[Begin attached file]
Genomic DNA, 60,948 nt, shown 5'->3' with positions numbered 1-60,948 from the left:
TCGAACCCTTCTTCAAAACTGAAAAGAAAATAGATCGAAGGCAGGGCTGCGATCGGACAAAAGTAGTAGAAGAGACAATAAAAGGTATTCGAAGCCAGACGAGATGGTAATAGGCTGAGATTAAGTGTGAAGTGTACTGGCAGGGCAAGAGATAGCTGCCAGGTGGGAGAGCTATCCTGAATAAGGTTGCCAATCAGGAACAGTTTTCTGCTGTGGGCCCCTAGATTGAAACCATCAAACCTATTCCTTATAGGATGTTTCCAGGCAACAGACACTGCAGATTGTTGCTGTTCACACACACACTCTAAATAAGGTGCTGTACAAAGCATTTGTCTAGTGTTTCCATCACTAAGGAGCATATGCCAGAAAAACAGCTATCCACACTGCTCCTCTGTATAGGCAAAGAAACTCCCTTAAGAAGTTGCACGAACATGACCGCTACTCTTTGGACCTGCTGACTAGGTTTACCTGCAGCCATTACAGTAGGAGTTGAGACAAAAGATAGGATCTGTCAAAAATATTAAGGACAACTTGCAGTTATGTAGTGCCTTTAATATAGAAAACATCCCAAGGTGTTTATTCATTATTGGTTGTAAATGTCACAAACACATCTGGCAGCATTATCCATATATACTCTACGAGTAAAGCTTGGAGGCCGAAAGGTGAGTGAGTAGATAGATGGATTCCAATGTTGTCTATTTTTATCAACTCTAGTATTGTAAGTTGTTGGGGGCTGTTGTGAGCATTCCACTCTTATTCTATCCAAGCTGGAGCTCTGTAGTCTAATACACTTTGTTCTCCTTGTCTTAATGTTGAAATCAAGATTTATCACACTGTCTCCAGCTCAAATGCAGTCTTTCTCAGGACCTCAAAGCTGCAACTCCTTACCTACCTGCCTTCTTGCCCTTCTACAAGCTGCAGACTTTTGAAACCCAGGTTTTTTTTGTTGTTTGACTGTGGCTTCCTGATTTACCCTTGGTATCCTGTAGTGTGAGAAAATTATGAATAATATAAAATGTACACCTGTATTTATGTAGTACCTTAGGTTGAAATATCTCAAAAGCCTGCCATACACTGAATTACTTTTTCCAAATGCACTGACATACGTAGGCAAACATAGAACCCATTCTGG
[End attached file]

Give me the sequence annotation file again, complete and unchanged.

Genomic DNA, 60,948 nt, shown 5'->3' with positions numbered 1-60,948 from the left:
TCGAACCCTTCTTCAAAACTGAAAAGAAAATAGATCGAAGGCAGGGCTGCGATCGGACAAAAGTAGTAGAAGAGACAATAAAAGGTATTCGAAGCCAGACGAGATGGTAATAGGCTGAGATTAAGTGTGAAGTGTACTGGCAGGGCAAGAGATAGCTGCCAGGTGGGAGAGCTATCCTGAATAAGGTTGCCAATCAGGAACAGTTTTCTGCTGTGGGCCCCTAGATTGAAACCATCAAACCTATTCCTTATAGGATGTTTCCAGGCAACAGACACTGCAGATTGTTGCTGTTCACACACACACTCTAAATAAGGTGCTGTACAAAGCATTTGTCTAGTGTTTCCATCACTAAGGAGCATATGCCAGAAAAACAGCTATCCACACTGCTCCTCTGTATAGGCAAAGAAACTCCCTTAAGAAGTTGCACGAACATGACCGCTACTCTTTGGACCTGCTGACTAGGTTTACCTGCAGCCATTACAGTAGGAGTTGAGACAAAAGATAGGATCTGTCAAAAATATTAAGGACAACTTGCAGTTATGTAGTGCCTTTAATATAGAAAACATCCCAAGGTGTTTATTCATTATTGGTTGTAAATGTCACAAACACATCTGGCAGCATTATCCATATATACTCTACGAGTAAAGCTTGGAGGCCGAAAGGTGAGTGAGTAGATAGATGGATTCCAATGTTGTCTATTTTTATCAACTCTAGTATTGTAAGTTGTTGGGGGCTGTTGTGAGCATTCCACTCTTATTCTATCCAAGCTGGAGCTCTGTAGTCTAATACACTTTGTTCTCCTTGTCTTAATGTTGAAATCAAGATTTATCACACTGTCTCCAGCTCAAATGCAGTCTTTCTCAGGACCTCAAAGCTGCAACTCCTTACCTACCTGCCTTCTTGCCCTTCTACAAGCTGCAGACTTTTGAAACCCAGGTTTTTTTTGTTGTTTGACTGTGGCTTCCTGATTTACCCTTGGTATCCTGTAGTGTGAGAAAATTATGAATAATATAAAATGTACACCTGTATTTATGTAGTACCTTAGGTTGAAATATCTCAAAAGCCTGCCATACACTGAATTACTTTTTCCAAATGCACTGACATACGTAGGCAAACATAGAACCCATTCTGG